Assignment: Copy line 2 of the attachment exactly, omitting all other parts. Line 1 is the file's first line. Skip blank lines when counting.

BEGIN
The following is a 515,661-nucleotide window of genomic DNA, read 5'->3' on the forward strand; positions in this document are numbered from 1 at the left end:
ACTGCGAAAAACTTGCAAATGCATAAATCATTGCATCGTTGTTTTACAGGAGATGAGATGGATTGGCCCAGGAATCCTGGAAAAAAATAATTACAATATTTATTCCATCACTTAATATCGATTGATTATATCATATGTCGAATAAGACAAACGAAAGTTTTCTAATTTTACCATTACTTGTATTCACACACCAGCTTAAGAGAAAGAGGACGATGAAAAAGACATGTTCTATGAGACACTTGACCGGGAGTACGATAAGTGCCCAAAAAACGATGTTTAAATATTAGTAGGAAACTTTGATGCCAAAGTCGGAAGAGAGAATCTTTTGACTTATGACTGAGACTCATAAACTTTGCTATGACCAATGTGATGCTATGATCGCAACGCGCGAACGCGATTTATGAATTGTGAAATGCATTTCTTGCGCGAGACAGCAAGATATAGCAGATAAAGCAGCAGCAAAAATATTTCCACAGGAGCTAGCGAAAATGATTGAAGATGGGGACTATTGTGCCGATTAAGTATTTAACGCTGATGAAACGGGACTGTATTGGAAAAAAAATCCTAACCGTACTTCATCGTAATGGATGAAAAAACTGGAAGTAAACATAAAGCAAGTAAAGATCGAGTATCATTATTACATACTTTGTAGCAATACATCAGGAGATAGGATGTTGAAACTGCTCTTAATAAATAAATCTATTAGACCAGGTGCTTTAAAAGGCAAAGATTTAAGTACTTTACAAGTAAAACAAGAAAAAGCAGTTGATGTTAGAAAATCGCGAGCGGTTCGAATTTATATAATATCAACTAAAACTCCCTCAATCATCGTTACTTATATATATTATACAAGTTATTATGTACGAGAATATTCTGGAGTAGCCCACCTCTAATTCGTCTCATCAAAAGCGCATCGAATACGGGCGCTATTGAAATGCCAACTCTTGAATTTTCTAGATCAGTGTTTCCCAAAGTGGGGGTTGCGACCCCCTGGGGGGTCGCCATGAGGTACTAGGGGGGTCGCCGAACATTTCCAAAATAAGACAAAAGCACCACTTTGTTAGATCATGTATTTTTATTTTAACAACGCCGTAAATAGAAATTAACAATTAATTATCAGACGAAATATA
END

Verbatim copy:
ACTGCGAAAAACTTGCAAATGCATAAATCATTGCATCGTTGTTTTACAGGAGATGAGATGGATTGGCCCAGGAATCCTGGAAAAAAATAATTACAATATTTATTCCATCACTTAATATCGATTGATTATATCATATGTCGAATAAGACAAACGAAAGTTTTCTAATTTTACCATTACTTGTATTCACACACCAGCTTAAGAGAAAGAGGACGATGAAAAAGACATGTTCTATGAGACACTTGACCGGGAGTACGATAAGTGCCCAAAAAACGATGTTTAAATATTAGTAGGAAACTTTGATGCCAAAGTCGGAAGAGAGAATCTTTTGACTTATGACTGAGACTCATAAACTTTGCTATGACCAATGTGATGCTATGATCGCAACGCGCGAACGCGATTTATGAATTGTGAAATGCATTTCTTGCGCGAGACAGCAAGATATAGCAGATAAAGCAGCAGCAAAAATATTTCCACAGGAGCTAGCGAAAATGATTGAAGATGGGGACTATTGTGCCGATTAAGTATTTAACGCTGATGAAACGGGACTGTATTGGAAAAAAAATCCTAACCGTACTTCATCGTAATGGATGAAAAAACTGGAAGTAAACATAAAGCAAGTAAAGATCGAGTATCATTATTACATACTTTGTAGCAATACATCAGGAGATAGGATGTTGAAACTGCTCTTAATAAATAAATCTATTAGACCAGGTGCTTTAAAAGGCAAAGATTTAAGTACTTTACAAGTAAAACAAGAAAAAGCAGTTGATGTTAGAAAATCGCGAGCGGTTCGAATTTATATAATATCAACTAAAACTCCCTCAATCATCGTTACTTATATATATTATACAAGTTATTATGTACGAGAATATTCTGGAGTAGCCCACCTCTAATTCGTCTCATCAAAAGCGCATCGAATACGGGCGCTATTGAAATGCCAACTCTTGAATTTTCTAGATCAGTGTTTCCCAAAGTGGGGGTTGCGACCCCCTGGGGGGTCGCCATGAGGTACTAGGGGGGTCGCCGAACATTTCCAAAATAAGACAAAAGCACCACTTTGTTAGATCATGTATTTTTATTTTAACAACGCCGTAAATAGAAATTAACAATTAATTATCAGACGAAATATA